Even before the Web revolution expanded work-at-home opportunities, millions of people were earning money from home-based businesses affiliated with direct-sales giants such as Avon, Mary Kay, and Amway (the Amway brand returned to the scene a year ago after being rebranded as "Quixtar" for several years).
According to the Direct Selling Association (DSA), such businesses are as popular as ever. In 2007, the DSA estimated that about 15 million Americans were working in direct sales, almost 90 percent of them women. (Worldwide, the sales force tops 60 million people, working as representatives of more than 200 direct-sales companies.)
In addition to the companies mentioned above, other firms that partner with home-based entrepreneurs (this is only a small sampling) include The Pampered Chef (cookware/kitchenware), Usborne (books), Tupperware (food containers), The Longaberger Company (baskets/kitchenware), Melaleuca (nutritional products), and Shure Pets (pet care products).
Many direct sales businesses are built on a model known as multi-level (sometimes called "network" or "matrix") marketing. The business owner (i.e. the home-based businessperson) earns money from direct sales to customers, as well as claiming a percentage of the revenue earned by "downline" sellers that the owner has recruited to become part of the company's sales force. While there is nothing inherently wrong with this model, there are a couple of common pitfalls with these types of businesses. Consider the following two examples.
Andy Willoughby's 3-Step Plan recruits its sales force by advertising heavily on Christian and conservative-talk radio (Willoughby's folksy ads always include the line, "How in the world are you anyway?"). Although the 3-Step Plan does market a product (Xango juice), the product is clearly secondary to the idea of "owning a business" and "earning additional income." In fact, Willoughby's radio ads don't even mention the product.
The purpose of the radio ads is to generate a steady stream of "prospects" that can be turned over to existing distributors for telephone follow-up, thus helping distributors grow their "downline" organizations ("Hi, Fred! I'm calling because you responded to one of Andy Willoughby's ads on the radio. That was you, right? Terrific! So you're looking for a way to make money from home?"…)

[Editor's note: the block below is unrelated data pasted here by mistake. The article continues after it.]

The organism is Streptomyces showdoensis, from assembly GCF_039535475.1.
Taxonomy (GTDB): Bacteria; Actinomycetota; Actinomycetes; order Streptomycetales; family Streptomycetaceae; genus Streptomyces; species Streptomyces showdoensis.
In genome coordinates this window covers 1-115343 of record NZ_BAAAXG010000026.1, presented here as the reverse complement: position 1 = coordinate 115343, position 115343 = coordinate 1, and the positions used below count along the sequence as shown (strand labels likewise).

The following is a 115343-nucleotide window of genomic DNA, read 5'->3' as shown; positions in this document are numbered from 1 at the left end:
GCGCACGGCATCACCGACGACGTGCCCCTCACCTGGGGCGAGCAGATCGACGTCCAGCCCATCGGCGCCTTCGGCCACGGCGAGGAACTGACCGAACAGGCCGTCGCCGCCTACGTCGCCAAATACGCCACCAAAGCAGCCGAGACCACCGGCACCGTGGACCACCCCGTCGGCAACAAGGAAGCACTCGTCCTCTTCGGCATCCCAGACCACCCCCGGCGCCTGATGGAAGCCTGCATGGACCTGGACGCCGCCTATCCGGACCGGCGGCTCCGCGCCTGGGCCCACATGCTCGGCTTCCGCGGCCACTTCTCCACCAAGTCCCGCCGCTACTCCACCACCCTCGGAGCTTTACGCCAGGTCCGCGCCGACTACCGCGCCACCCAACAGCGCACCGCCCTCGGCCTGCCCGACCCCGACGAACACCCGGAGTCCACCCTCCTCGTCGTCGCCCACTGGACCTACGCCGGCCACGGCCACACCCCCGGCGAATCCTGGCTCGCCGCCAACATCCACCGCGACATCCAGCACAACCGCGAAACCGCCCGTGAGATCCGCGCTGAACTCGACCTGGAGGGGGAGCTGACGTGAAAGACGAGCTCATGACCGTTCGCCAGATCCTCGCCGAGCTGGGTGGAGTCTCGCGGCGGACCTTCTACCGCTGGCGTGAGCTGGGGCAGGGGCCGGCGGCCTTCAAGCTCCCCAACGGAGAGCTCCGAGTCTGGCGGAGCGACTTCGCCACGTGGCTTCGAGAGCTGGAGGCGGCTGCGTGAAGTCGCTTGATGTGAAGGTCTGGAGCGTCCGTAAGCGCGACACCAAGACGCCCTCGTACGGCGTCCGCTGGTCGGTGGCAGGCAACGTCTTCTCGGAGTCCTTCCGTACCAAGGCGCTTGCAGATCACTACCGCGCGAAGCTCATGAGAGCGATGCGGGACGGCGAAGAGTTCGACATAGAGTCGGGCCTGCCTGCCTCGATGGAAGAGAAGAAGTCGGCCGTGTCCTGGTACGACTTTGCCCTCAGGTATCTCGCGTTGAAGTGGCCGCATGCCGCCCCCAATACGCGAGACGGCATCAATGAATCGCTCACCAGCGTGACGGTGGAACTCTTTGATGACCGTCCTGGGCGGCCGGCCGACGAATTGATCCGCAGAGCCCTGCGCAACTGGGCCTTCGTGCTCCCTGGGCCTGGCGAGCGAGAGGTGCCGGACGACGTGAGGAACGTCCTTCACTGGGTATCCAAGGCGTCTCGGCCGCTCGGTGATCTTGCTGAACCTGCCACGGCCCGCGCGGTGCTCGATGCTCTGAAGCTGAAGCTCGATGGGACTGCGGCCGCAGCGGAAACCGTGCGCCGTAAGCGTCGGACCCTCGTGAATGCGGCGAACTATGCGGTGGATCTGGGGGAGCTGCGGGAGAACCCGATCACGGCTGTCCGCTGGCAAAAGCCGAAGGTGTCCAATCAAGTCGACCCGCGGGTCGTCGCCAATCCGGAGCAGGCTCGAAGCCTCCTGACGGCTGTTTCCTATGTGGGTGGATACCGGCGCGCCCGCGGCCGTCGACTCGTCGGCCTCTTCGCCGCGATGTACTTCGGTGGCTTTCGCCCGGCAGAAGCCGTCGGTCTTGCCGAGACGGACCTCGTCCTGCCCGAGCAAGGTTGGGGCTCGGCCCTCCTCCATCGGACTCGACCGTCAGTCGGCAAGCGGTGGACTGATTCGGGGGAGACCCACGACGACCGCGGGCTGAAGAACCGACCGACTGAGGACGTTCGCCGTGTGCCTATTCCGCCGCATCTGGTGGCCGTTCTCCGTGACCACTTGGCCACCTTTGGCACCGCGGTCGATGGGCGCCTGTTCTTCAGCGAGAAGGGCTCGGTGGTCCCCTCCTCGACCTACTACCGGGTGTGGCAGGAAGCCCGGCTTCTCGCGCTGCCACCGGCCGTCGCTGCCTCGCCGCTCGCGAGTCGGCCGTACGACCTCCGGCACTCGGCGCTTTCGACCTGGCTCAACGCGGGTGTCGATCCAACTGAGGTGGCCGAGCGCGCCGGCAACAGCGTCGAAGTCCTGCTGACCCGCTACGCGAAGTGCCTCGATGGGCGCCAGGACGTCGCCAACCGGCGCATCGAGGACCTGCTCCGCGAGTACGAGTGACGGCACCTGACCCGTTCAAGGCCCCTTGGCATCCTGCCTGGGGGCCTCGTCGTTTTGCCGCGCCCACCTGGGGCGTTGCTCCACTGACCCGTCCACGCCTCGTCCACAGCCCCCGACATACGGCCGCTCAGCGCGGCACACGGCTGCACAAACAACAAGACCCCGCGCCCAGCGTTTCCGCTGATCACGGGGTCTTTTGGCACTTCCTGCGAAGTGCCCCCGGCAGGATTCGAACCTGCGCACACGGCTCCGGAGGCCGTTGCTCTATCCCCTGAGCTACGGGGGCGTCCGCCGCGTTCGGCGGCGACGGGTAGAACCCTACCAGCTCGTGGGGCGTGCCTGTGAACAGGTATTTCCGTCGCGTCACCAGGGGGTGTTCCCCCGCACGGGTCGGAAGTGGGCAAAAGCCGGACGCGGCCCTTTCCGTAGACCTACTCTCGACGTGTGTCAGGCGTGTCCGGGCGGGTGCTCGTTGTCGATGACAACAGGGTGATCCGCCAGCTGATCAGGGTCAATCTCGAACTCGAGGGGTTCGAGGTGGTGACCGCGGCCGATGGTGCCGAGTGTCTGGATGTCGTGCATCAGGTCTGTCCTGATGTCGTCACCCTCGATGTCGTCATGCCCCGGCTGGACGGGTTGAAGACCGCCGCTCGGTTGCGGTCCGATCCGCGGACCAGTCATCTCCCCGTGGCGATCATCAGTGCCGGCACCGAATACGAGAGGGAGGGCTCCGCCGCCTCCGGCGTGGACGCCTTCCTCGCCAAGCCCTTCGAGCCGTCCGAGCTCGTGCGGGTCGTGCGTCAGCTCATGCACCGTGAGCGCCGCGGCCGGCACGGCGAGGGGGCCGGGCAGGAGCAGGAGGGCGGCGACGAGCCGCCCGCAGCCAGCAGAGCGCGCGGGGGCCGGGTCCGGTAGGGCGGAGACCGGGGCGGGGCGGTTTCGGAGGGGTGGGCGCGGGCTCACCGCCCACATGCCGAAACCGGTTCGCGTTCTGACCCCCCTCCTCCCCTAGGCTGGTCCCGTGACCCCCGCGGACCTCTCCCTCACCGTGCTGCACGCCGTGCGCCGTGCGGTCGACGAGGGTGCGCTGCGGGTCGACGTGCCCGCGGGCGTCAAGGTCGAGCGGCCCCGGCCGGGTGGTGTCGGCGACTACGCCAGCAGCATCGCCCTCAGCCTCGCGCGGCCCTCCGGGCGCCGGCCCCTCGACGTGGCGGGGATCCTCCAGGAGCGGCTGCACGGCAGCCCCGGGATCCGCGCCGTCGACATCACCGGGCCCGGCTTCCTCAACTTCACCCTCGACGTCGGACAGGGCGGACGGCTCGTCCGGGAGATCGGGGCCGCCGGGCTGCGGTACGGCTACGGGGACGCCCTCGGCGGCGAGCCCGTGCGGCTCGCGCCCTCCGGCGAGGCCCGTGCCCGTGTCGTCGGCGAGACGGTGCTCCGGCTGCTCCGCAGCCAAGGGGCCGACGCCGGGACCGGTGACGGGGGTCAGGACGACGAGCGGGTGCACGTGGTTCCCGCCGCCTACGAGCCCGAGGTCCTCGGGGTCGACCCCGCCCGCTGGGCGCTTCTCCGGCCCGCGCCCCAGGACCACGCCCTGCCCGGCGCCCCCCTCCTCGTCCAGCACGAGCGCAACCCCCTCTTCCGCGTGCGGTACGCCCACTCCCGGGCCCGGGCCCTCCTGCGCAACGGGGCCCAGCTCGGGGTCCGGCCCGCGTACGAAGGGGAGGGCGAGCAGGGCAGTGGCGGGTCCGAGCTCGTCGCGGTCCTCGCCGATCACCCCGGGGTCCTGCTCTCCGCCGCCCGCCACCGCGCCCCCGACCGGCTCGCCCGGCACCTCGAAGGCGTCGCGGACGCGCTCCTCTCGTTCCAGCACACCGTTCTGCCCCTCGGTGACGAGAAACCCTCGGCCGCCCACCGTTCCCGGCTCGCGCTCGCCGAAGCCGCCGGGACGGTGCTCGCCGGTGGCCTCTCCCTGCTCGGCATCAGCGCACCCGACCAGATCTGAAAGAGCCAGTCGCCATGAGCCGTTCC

A second business opportunity advertised heavily on radio — this one by self-proclaimed "beach bum" Ty Coughlin — is something called The Inner Circle. There are variations operated by other people, but all are based on a marketing approach known as the Reverse Funnel System. The "system" requires potential recruits to pay $50 just to get information about what the business does, thereby winnowing out all but the most interested people right from the start. (A funnel turned upside down — with the small hole at the top—would limit what could pass through. That's what Coughlin's system does; thus the name, reverse funnel.)
Prospects willing to pay the $50 upfront free are then given a hard sell about how they can generate a $1,000 commission on each product sale, not only on sales made directly but also on sales made by each person in one's "downline." (In this case, the product being sold is a time-share-like resort-vacation package.) But, of course, you can't start earning those $1,000 commissions unless you sign up — which costs about $3,000.
While you have to be careful when evaluating direct-selling business opportunities, that's not to say there aren't good ones out there. Just keep in mind that whether it's cosmetics, containers, or some other product, the operative word in any direct sales business is "sales." For such a business to be successful, products must be sold. (Indeed, according to the Federal Trade Commission, the sale of actual products is a key aspect that distinguishes multi-level marketing from illegal pyramid schemes.)
Success in direct sales, therefore, requires sales talent, product-line knowledge, and the ability to keep track of the administrative side of the selling process. Those most apt to do well are detailed-oriented people with outgoing personalities. Further, in a multi-level business, becoming highly successful requires knowing how to recruit, mentor, and motivate other salespeople.